After going through all this, I am reminded of one of my favorite slides from Julie Swierczek’s Code4Lib presentation. She works through the Open Archival Initiative System model graph to explain it in depth, and comes to a point in the workflow that calls for “Sustainable Financing”, and then zooms in on this. For many, this is the crux of the digital preservation problem. It’s possible to do a sort of ok job with digital preservation for nothing or very cheap, but to ensure long term preservation requires institutional commitment for the long haul, just as any library collection requires. Given how much attention digital preservation is starting to receive, we can hope that more libraries will see this as a priority and start to participate. This may lead to even more options, tools, and knowledge, but it will still require making it a priority and putting in the work.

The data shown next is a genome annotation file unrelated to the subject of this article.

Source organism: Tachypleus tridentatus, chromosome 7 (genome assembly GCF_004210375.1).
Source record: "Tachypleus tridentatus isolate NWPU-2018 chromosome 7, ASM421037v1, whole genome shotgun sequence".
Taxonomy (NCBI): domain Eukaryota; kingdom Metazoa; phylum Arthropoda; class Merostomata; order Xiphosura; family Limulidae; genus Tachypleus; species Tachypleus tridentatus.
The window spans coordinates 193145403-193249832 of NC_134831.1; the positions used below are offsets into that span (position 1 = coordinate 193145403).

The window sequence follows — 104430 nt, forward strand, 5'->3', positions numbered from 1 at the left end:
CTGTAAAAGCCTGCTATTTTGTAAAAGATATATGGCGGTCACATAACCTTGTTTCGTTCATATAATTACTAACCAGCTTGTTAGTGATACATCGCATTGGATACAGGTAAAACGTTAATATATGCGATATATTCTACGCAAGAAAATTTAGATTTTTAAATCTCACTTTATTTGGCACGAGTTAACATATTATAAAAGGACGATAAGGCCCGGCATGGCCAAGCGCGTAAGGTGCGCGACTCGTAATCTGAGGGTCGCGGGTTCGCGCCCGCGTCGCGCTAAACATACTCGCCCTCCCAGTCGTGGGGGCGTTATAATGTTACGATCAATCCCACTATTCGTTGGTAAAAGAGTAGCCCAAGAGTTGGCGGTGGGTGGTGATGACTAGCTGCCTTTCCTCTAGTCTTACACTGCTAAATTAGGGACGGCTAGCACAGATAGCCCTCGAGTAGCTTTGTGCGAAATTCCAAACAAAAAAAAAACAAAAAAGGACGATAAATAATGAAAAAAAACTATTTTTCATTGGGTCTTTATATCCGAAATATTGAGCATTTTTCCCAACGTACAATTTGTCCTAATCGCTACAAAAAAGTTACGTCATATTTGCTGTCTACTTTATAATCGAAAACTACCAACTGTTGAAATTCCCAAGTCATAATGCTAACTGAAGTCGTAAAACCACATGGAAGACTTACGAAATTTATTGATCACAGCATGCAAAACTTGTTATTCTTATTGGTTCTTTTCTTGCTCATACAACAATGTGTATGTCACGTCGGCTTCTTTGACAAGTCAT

Bash Scripting: automating repetitive command line tasks

Introduction

One of my current tasks is to develop workflows for digital preservation procedures. These workflows begin with the acquisition of files – either disk images or logical file transfers – both of which end up on a designated server. Once acquired, the images (or files) are checked for viruses. If clean, they are bagged using Bagit and then copied over to a different server for processing.1 This work is all done at the command line, and as you can imagine, it gets quite repetitive. It’s also a bit error-prone since our file naming conventions include a 10-digit media ID number, which is easily mistyped. So once all the individual processes were worked out, I decided to automate things a bit by placing the commands into a single script. I should mention here that I’m no Linux whiz- I use it as needed which sometimes is daily, sometimes not. This is the first time I’ve ever tried to tie commands together in a Bash script, but I figured previous programming experience would help.